Try to gauge if the supplier is aware of requirements and suitability when it comes to forage for horses. For example, asking what precautions are taken to avoid poisonous plants or foreign objects. Some producers that are more focused on livestock animals can be unaware of these specific requirements when it comes to horses.

Is it possible to buy hay/haylage from the same field, or that was harvested at the same time?

While not always possible, some producers will have storage maps and have the potential to provide hay or haylage from the same ‘batch’ throughout the year. While many can’t guarantee this, it is worth asking.

How to identify good hay/haylage

Hay should be a green to golden colour; the colour is likely to vary depending on when it was cut and the conditions during harvest. For example, we would expect a lighter colour if the hay had been produced during a very hot period, where some bleaching may have occurred or if the grass was more mature at point of harvest. Hay should be sweet or neutral smelling, avoiding any with obvious mould, dust or foreign objects.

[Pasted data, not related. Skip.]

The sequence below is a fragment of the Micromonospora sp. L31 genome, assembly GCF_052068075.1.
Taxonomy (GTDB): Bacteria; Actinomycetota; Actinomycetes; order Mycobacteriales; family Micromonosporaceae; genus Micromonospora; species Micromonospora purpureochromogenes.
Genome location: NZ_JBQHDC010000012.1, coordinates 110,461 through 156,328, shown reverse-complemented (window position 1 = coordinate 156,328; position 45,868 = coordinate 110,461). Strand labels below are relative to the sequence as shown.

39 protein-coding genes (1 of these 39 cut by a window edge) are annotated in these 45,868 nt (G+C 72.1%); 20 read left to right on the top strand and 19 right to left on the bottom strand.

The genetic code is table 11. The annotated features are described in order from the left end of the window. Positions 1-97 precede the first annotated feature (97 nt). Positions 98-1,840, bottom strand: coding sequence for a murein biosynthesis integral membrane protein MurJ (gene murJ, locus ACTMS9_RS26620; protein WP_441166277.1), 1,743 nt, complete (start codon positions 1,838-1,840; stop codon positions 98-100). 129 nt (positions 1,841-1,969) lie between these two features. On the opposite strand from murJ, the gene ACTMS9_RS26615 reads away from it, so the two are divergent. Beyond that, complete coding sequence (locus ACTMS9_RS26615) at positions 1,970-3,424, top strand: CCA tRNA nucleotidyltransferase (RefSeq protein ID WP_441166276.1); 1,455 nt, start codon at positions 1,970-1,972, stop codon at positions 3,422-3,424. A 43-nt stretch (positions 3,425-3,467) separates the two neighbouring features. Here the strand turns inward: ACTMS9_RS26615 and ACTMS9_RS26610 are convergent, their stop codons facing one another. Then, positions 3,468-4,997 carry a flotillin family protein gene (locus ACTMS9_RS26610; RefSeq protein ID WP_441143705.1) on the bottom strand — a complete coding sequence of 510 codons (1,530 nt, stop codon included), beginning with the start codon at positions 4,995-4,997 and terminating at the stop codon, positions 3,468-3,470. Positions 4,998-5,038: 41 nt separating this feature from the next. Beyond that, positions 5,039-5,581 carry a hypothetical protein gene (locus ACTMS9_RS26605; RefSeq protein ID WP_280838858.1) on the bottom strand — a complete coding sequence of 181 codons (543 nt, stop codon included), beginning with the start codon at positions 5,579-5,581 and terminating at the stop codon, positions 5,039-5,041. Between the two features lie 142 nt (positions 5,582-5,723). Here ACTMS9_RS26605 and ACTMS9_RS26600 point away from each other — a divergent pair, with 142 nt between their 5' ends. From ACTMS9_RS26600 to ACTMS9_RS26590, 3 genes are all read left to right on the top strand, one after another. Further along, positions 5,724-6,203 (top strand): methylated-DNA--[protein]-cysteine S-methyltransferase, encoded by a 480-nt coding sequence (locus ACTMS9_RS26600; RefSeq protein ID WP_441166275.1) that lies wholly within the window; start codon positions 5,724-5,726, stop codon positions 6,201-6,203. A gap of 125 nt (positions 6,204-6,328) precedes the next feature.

Haylage should be golden in colour and smell sweet. Again, the colour and smell may vary depending on the conditions at harvest. For example, drier haylage tends to smell less sweet and can be less ‘rich’ in colour. Any haylage that smells burnt, alcoholic/fruity/like vinegar or rancid, should be discarded and not fed – this may indicate a problem in the fermentation process.

Your knowledge of the hay or haylage (when it was cut etc.) should tally with what you are seeing, if not, contact the producer, particularly if there is significant variation between bales.

Key forage terms

Yield: How much grass is produced from a particular field or area.

Cut: First, second, early or late ‘cut’ are common descriptions for hay or haylage. First, second or third, simply refers to how many ‘cuts’ have come off a certain field. It is common for more commercial producers growing more productive grass species (like ryegrass) to get up to three cuts in a season, whereas less commercial producers harvesting meadow hay for example, may just get one ‘cut’. The cut number has less of a bearing on nutrition than whether the ‘cut’ is early or late – this simply refers to how mature the grass is at point of harvest. The more mature the grass, the less digestible.